Memory Allocation in Java

In this blog post, we'll dive into memory allocation in Java, and discuss how it works and how it can affect the performance of your Java applications.

There are mainly 5 types of memory allocations available in Java :

  1. Class Memory

  2. Heap Memory

  3. Stack Memory

  4. Programme Counter-Memory

  5. Native Method Stack Memory.

Java Heap memory and Stack memory are what we should know about in detail to make programs better for referencing and storing values.

Observe the below java program containing variables and objects, we will look at how memory would be allocated for this program.

class Test1 {
    int a; 
    int b;
    static int c;

class Test2 {
    Test1 t = new Test1();

Java Heap

The heap is a memory area where Java stores all objects. The heap is created when the JVM starts up and may increase or decrease in size during the runtime of the program. When an object is created in Java, it is allocated memory on the heap. The size of the object is determined by its class, and each object has a header that contains information about the object, such as its class, size, and other metadata. Java Heap is divided into two parts and it's managed by JVM:

  1. Young Space

  2. Old Space

In our java program, t is an object of Test1() and hence it would be stored in the heap.

Java Stack

The stack is a memory area where Java stores method invocations and local variables. Each time a method is called, a new frame is added to the stack. The frame contains the method's parameters and local variables, and it is removed from the stack when the method completes. The stack is much smaller than the heap, and it is used for short-lived data.

Integer a and b in class Test1 would be stored in stacks as they are local variables of Test1.

Stack vs Heap

The heap is where objects are stored, and the stack is where method invocations and local variables are stored. All objects in Java are created in the heap, and each object occupies a specific amount of memory based on its type.


Metaspace is the memory allocated for storing static variables and objects. It is managed by the native OS. Static int c would be stored in the metaspace.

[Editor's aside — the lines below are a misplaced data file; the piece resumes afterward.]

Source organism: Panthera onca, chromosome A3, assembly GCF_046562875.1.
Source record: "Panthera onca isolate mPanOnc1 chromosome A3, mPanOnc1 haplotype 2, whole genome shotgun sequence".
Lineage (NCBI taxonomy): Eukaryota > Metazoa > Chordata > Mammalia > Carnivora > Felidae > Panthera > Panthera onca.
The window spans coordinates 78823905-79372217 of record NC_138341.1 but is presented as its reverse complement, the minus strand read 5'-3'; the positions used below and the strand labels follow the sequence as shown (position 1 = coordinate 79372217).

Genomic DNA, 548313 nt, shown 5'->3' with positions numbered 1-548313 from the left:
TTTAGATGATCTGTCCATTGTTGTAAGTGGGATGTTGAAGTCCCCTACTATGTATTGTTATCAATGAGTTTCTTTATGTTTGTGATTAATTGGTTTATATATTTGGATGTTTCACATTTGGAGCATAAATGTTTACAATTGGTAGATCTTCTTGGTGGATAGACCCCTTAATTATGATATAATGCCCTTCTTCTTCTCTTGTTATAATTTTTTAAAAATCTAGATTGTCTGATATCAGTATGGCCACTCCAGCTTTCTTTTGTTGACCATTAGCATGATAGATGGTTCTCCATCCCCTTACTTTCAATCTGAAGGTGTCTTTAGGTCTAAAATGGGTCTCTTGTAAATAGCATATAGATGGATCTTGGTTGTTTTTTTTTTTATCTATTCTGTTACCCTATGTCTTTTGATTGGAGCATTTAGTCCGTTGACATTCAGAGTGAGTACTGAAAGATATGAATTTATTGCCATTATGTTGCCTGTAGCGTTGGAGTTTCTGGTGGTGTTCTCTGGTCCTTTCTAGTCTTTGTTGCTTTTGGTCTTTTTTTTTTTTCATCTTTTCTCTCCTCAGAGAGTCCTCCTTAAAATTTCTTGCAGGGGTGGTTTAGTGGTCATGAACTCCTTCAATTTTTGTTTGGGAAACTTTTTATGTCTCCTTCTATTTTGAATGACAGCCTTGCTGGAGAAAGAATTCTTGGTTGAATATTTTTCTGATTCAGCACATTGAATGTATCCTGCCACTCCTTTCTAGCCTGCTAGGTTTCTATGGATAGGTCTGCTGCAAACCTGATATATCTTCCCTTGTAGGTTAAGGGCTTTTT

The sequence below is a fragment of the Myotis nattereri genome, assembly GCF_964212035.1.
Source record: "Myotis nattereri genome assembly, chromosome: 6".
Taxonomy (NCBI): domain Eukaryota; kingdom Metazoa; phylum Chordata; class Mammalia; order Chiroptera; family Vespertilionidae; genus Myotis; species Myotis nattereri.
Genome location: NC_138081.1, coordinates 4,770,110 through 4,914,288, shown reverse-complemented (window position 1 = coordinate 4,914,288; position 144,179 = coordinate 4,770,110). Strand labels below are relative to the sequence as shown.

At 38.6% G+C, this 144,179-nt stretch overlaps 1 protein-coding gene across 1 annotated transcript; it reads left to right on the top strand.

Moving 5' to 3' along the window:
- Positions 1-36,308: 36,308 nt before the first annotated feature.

Java Garbage Collection

The heap is managed by the Java Garbage Collector (GC), which automatically frees up memory that is no longer in use by the program. The GC checks object that is no longer in use and release the memory they occupy back to the heap. This process is called garbage collection, and it happens automatically in the background as the program runs. The GC ensures that there is enough memory available in the heap for new objects to be created. The young space in the heap is further divided into three parts - EDEN, Survivor 1 and Survivor 2. The null and unreferenced objects are moved from EDEN to Survivor 1 and then to Survivor 2 by garbage collection.

Memory Leakage in Java

Memory leaks are a common problem in Java applications. A memory leak occurs when an application fails to release memory that is no longer needed. This can cause the program to use more and more memory until it eventually crashes. In Java, memory leaks can occur when objects are not properly released by the program, or when there are circular references between objects. A memory leak can also occur if an object is created but not used.

This can be avoided by setting object references to null or using the finalize() method to release resources before an object is cleared by garbage collectors. Also one should avoid circular references between objects and should be careful to only create objects that are actually needed.


By being mindful of memory allocation, Java developers can create efficient and reliable Java applications. The heap is used to store objects, and the stack is used to store method invocations and local variables. One should be careful to avoid memory leaks by releasing resources when they are no longer needed and by avoiding circular references between objects.